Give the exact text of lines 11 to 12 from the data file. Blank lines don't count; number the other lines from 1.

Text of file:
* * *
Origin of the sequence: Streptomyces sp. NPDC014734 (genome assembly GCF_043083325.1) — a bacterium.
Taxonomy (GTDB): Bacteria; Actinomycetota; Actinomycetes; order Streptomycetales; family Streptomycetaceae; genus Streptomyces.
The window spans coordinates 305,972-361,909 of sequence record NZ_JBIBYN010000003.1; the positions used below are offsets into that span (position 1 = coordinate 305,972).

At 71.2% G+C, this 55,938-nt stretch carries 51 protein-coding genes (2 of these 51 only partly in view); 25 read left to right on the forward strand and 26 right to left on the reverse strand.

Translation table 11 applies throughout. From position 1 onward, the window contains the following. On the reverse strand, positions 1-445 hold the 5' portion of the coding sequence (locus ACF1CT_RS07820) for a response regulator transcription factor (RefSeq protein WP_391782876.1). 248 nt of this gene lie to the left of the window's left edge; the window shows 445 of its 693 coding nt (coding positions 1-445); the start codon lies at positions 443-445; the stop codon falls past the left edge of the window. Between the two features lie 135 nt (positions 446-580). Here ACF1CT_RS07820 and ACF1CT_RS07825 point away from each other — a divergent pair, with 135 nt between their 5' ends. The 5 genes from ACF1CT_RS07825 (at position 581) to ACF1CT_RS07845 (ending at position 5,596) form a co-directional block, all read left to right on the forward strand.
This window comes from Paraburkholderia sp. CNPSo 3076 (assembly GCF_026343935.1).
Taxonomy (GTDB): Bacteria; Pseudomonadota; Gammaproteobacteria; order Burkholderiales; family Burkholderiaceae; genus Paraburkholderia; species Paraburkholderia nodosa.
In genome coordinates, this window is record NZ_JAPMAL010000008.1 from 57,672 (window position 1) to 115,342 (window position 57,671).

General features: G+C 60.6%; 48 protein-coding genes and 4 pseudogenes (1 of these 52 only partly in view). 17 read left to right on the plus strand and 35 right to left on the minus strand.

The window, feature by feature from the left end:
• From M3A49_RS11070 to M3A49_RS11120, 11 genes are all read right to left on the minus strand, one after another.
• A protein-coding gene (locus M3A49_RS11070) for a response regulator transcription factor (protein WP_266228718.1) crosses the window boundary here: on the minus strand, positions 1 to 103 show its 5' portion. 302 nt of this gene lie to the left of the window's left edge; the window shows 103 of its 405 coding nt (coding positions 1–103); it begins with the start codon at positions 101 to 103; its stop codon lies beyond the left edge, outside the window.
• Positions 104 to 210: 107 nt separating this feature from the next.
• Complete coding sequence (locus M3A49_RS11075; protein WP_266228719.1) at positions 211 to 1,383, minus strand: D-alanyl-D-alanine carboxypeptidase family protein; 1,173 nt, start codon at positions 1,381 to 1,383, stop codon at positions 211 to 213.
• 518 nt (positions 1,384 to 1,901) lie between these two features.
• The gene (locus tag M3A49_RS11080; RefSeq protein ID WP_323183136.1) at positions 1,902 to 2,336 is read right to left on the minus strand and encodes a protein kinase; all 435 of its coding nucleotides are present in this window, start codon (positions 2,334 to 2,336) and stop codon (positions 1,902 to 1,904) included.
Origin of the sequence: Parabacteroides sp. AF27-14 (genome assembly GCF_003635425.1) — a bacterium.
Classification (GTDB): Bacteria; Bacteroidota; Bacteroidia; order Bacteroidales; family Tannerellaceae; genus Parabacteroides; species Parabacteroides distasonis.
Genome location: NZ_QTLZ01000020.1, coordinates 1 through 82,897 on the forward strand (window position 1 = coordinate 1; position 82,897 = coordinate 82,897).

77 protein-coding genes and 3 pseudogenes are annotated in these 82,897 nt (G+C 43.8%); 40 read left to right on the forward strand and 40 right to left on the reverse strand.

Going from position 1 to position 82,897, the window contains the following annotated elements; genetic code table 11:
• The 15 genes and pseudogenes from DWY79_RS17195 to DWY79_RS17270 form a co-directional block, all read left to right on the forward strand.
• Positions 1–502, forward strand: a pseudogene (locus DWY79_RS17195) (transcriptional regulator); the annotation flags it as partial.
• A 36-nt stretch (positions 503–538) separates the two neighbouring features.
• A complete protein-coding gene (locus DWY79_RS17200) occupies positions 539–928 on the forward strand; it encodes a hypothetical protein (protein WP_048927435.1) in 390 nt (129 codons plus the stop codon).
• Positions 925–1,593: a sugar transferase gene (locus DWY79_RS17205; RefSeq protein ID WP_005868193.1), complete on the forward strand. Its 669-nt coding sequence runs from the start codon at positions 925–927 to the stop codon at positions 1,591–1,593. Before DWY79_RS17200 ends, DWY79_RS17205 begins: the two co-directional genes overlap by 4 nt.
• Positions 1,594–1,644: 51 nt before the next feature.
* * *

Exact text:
• From M3A49_RS11070 to M3A49_RS11120, 11 genes are all read right to left on the minus strand, one after another.
• A protein-coding gene (locus M3A49_RS11070) for a response regulator transcription factor (protein WP_266228718.1) crosses the window boundary here: on the minus strand, positions 1 to 103 show its 5' portion. 302 nt of this gene lie to the left of the window's left edge; the window shows 103 of its 405 coding nt (coding positions 1–103); it begins with the start codon at positions 101 to 103; its stop codon lies beyond the left edge, outside the window.